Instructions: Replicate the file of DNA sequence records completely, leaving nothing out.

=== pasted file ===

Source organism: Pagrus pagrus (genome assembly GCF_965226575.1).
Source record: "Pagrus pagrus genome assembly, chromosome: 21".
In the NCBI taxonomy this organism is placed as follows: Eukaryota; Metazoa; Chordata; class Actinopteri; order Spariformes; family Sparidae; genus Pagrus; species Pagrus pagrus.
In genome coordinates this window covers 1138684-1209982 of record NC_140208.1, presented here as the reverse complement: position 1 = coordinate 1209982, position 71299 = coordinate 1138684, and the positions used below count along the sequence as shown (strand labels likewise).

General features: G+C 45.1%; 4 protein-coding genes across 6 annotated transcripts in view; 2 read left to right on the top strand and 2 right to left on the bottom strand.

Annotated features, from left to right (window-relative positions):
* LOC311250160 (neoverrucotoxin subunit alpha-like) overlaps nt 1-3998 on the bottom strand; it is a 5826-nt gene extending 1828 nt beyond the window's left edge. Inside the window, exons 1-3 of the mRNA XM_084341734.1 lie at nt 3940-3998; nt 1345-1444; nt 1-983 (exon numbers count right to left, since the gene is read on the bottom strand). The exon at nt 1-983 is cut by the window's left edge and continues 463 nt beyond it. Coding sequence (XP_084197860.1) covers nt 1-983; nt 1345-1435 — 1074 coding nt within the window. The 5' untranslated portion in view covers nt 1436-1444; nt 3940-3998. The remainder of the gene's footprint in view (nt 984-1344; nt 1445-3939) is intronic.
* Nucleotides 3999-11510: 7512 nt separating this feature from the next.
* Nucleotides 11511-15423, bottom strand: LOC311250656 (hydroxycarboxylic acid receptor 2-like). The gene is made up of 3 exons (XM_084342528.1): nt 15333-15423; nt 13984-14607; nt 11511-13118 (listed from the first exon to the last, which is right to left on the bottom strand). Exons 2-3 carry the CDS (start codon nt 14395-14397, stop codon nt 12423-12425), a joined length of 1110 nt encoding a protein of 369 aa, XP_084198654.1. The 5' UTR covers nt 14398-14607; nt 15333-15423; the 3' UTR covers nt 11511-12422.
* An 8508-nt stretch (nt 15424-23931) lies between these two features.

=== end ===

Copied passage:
Source organism: Pagrus pagrus (genome assembly GCF_965226575.1).
Source record: "Pagrus pagrus genome assembly, chromosome: 21".
In the NCBI taxonomy this organism is placed as follows: Eukaryota; Metazoa; Chordata; class Actinopteri; order Spariformes; family Sparidae; genus Pagrus; species Pagrus pagrus.
In genome coordinates this window covers 1138684-1209982 of record NC_140208.1, presented here as the reverse complement: position 1 = coordinate 1209982, position 71299 = coordinate 1138684, and the positions used below count along the sequence as shown (strand labels likewise).

General features: G+C 45.1%; 4 protein-coding genes across 6 annotated transcripts in view; 2 read left to right on the top strand and 2 right to left on the bottom strand.

Annotated features, from left to right (window-relative positions):
* LOC311250160 (neoverrucotoxin subunit alpha-like) overlaps nt 1-3998 on the bottom strand; it is a 5826-nt gene extending 1828 nt beyond the window's left edge. Inside the window, exons 1-3 of the mRNA XM_084341734.1 lie at nt 3940-3998; nt 1345-1444; nt 1-983 (exon numbers count right to left, since the gene is read on the bottom strand). The exon at nt 1-983 is cut by the window's left edge and continues 463 nt beyond it. Coding sequence (XP_084197860.1) covers nt 1-983; nt 1345-1435 — 1074 coding nt within the window. The 5' untranslated portion in view covers nt 1436-1444; nt 3940-3998. The remainder of the gene's footprint in view (nt 984-1344; nt 1445-3939) is intronic.
* Nucleotides 3999-11510: 7512 nt separating this feature from the next.
* Nucleotides 11511-15423, bottom strand: LOC311250656 (hydroxycarboxylic acid receptor 2-like). The gene is made up of 3 exons (XM_084342528.1): nt 15333-15423; nt 13984-14607; nt 11511-13118 (listed from the first exon to the last, which is right to left on the bottom strand). Exons 2-3 carry the CDS (start codon nt 14395-14397, stop codon nt 12423-12425), a joined length of 1110 nt encoding a protein of 369 aa, XP_084198654.1. The 5' UTR covers nt 14398-14607; nt 15333-15423; the 3' UTR covers nt 11511-12422.
* An 8508-nt stretch (nt 15424-23931) lies between these two features.